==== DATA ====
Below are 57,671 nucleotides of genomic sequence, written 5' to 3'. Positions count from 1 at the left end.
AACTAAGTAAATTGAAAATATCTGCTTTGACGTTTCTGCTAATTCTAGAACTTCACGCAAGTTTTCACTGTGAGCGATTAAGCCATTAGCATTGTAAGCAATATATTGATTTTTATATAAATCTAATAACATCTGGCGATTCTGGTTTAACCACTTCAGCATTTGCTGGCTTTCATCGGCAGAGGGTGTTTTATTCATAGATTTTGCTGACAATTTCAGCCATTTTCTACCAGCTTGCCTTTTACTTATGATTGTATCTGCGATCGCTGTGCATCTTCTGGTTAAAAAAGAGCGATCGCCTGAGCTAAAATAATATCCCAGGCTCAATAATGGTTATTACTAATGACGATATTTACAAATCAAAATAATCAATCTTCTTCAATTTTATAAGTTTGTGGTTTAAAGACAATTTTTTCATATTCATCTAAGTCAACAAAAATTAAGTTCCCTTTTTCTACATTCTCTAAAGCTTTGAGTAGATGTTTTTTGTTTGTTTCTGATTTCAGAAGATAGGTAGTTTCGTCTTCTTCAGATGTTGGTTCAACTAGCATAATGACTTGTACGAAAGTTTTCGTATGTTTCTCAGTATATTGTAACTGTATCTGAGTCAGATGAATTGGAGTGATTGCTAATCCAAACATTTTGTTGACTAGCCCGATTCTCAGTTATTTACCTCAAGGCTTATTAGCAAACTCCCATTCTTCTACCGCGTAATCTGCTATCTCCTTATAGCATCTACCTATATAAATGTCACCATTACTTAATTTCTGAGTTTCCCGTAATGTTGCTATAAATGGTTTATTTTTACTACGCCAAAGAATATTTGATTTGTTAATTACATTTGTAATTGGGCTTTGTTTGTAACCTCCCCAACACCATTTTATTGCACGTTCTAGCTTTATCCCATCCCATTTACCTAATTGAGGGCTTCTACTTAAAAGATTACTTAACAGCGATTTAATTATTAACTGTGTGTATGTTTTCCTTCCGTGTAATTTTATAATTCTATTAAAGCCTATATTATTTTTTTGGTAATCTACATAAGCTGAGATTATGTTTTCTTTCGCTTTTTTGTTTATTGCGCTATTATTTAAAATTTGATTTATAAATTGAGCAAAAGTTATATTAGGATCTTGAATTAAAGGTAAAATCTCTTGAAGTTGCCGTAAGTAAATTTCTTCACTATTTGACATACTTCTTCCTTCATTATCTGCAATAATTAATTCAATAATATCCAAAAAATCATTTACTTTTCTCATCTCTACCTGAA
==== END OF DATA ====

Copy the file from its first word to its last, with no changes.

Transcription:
Below are 57,671 nucleotides of genomic sequence, written 5' to 3'. Positions count from 1 at the left end.
AACTAAGTAAATTGAAAATATCTGCTTTGACGTTTCTGCTAATTCTAGAACTTCACGCAAGTTTTCACTGTGAGCGATTAAGCCATTAGCATTGTAAGCAATATATTGATTTTTATATAAATCTAATAACATCTGGCGATTCTGGTTTAACCACTTCAGCATTTGCTGGCTTTCATCGGCAGAGGGTGTTTTATTCATAGATTTTGCTGACAATTTCAGCCATTTTCTACCAGCTTGCCTTTTACTTATGATTGTATCTGCGATCGCTGTGCATCTTCTGGTTAAAAAAGAGCGATCGCCTGAGCTAAAATAATATCCCAGGCTCAATAATGGTTATTACTAATGACGATATTTACAAATCAAAATAATCAATCTTCTTCAATTTTATAAGTTTGTGGTTTAAAGACAATTTTTTCATATTCATCTAAGTCAACAAAAATTAAGTTCCCTTTTTCTACATTCTCTAAAGCTTTGAGTAGATGTTTTTTGTTTGTTTCTGATTTCAGAAGATAGGTAGTTTCGTCTTCTTCAGATGTTGGTTCAACTAGCATAATGACTTGTACGAAAGTTTTCGTATGTTTCTCAGTATATTGTAACTGTATCTGAGTCAGATGAATTGGAGTGATTGCTAATCCAAACATTTTGTTGACTAGCCCGATTCTCAGTTATTTACCTCAAGGCTTATTAGCAAACTCCCATTCTTCTACCGCGTAATCTGCTATCTCCTTATAGCATCTACCTATATAAATGTCACCATTACTTAATTTCTGAGTTTCCCGTAATGTTGCTATAAATGGTTTATTTTTACTACGCCAAAGAATATTTGATTTGTTAATTACATTTGTAATTGGGCTTTGTTTGTAACCTCCCCAACACCATTTTATTGCACGTTCTAGCTTTATCCCATCCCATTTACCTAATTGAGGGCTTCTACTTAAAAGATTACTTAACAGCGATTTAATTATTAACTGTGTGTATGTTTTCCTTCCGTGTAATTTTATAATTCTATTAAAGCCTATATTATTTTTTTGGTAATCTACATAAGCTGAGATTATGTTTTCTTTCGCTTTTTTGTTTATTGCGCTATTATTTAAAATTTGATTTATAAATTGAGCAAAAGTTATATTAGGATCTTGAATTAAAGGTAAAATCTCTTGAAGTTGCCGTAAGTAAATTTCTTCACTATTTGACATACTTCTTCCTTCATTATCTGCAATAATTAATTCAATAATATCCAAAAAATCATTTACTTTTCTCATCTCTACCTGAA